United Airlines is currently limiting employee standby travel. Employees were told this was done to encourage social distancing onboard. The reality? Yes, but the limits are not about customer safety, only about customer comfort.
A recent town hall meeting for United employees featured a Q&A session with CEO Scott Kirby, President Brett Hart, and EVP Kate Gebo. The topic of employee standby limits was addressed.
Asking about the standby restrictions, a flight attendant asked:
“I want to know how we justify restricting non-revenue travel in the name of safety while allowing those same middle seats to be sold, upgraded, and used for positive space travel? Either the middle seat is safe or it’s not.”
It’s a very good question. So good, in fact, that Kirby punted to Gebo, the Executive Vice President of Human Resources and Labor Relations. Kirby began by explaining his position that safety onboard airplanes is not about social distancing:
“Safety on board airplanes is not about distancing. What makes things safe on an airplane is wearing a mask and not having the germs and the virus projected out. We filter the air through HEPA grade air filters, which is what hospitals use, every two to three minutes. That as well as our intense cleaning procedures is what makes an airplane safe, which is why we haven’t put a policy in place to block middle seats across the board. So then why did we temporarily block those seats for non-rev? Kate will expand on that.”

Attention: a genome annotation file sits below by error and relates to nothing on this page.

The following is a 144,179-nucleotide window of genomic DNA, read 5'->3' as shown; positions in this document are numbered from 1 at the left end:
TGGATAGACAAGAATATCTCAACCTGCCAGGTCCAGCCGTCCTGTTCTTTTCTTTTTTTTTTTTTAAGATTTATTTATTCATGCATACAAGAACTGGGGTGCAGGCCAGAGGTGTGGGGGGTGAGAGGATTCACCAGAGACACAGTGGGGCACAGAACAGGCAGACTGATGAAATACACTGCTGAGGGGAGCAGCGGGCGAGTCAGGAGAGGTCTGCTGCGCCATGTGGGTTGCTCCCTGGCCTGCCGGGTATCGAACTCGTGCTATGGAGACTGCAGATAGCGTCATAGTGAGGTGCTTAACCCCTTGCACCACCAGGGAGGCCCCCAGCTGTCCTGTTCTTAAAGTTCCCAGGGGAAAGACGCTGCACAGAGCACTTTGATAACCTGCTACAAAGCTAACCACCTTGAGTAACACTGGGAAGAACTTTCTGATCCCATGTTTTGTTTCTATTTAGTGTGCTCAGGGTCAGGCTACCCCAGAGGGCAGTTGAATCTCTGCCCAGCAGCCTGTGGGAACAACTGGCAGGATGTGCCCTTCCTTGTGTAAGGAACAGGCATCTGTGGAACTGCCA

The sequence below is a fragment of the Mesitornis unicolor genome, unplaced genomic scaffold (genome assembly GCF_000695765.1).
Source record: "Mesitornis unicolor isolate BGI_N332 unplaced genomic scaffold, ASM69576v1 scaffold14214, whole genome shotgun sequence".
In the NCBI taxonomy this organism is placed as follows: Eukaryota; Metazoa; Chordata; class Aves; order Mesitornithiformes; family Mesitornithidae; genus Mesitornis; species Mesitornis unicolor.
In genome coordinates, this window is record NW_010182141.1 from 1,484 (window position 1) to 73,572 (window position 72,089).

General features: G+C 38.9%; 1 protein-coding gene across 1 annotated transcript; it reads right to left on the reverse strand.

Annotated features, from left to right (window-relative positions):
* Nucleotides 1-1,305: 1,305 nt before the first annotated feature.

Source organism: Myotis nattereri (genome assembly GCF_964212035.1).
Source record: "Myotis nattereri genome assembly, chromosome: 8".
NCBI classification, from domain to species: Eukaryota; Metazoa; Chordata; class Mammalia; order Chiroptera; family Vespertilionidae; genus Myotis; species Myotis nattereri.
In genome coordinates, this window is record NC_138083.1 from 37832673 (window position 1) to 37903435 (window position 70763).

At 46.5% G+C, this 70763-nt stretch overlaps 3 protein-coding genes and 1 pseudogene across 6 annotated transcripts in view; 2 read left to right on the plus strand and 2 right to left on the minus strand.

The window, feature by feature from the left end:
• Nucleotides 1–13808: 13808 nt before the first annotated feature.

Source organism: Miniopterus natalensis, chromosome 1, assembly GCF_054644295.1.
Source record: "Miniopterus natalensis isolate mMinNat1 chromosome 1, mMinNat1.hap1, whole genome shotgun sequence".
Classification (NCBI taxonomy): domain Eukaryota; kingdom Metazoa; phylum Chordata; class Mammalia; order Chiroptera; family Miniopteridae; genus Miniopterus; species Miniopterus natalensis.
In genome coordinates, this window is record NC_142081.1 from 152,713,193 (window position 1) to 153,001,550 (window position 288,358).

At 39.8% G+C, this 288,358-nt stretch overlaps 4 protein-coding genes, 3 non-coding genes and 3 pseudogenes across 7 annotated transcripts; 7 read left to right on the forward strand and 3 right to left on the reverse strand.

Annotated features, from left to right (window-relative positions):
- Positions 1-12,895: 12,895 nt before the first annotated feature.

Nothing like passing the buck, though Gebo was ready with an answer. Note, though, that his very first sentence is at least facially contradictory to the reason given to employees for limiting standby travel.
Why Limit Employee Standby? Because United Customers Do Not Like To Feel Crowded
“One of the great benefits of working for the airline is being able to non-rev and being able to get on. Since May 19, when the policy was put in place, over 85% of the non-revs have been able to get on. That is actually a significant improvement from this time last year when it was only 53%. So the vast majority of our non-revs are getting on. Only two percent of our flights actually are restricted by the 70% threshold that we have.
And you may ask, why put a policy in place for only 2% of the flights? Because that two percent, when that happened, is a meaningful impact to our customers. At a time when we’re trying hard to bring them back to flying with us, that’s a trade-off we’re making right now. But this policy is in place only through June 30, as of right now. I think as the traveling public gets more confident with some of the precautions that are in place, it will absolutely be a policy that will be under review.”
Ok, it’s clear. It’s not about safety at all. Instead, customers just like the extra space right now. United sees leaving as many open seats as possible as key to winning as many customers back as possible.
That’s logical, of course, but isn’t that always the case? Who wants a premium cabin full of non-revs or standbys taking up the precious few seats remaining on full flights? This has nothing to do with safety or COVID-19. The problem, of course, is that non-revenue, space available travel is a selling point of the job. For many, flight benefits are not just a fringe benefit, but the fringe benefit that makes working in the volatile airline industry worthwhile.
I chuckle at Gebo’s last sentence. Such politician talk…But with flights much fuller than even a week ago, I would not be surprised to see increasingly fewer standby opportunities for employees. When that occurs, expect more grievances from employees and the unions representing them.
If you are considering signing up for a new credit card please click here and help support LiveAndLetsFly.com.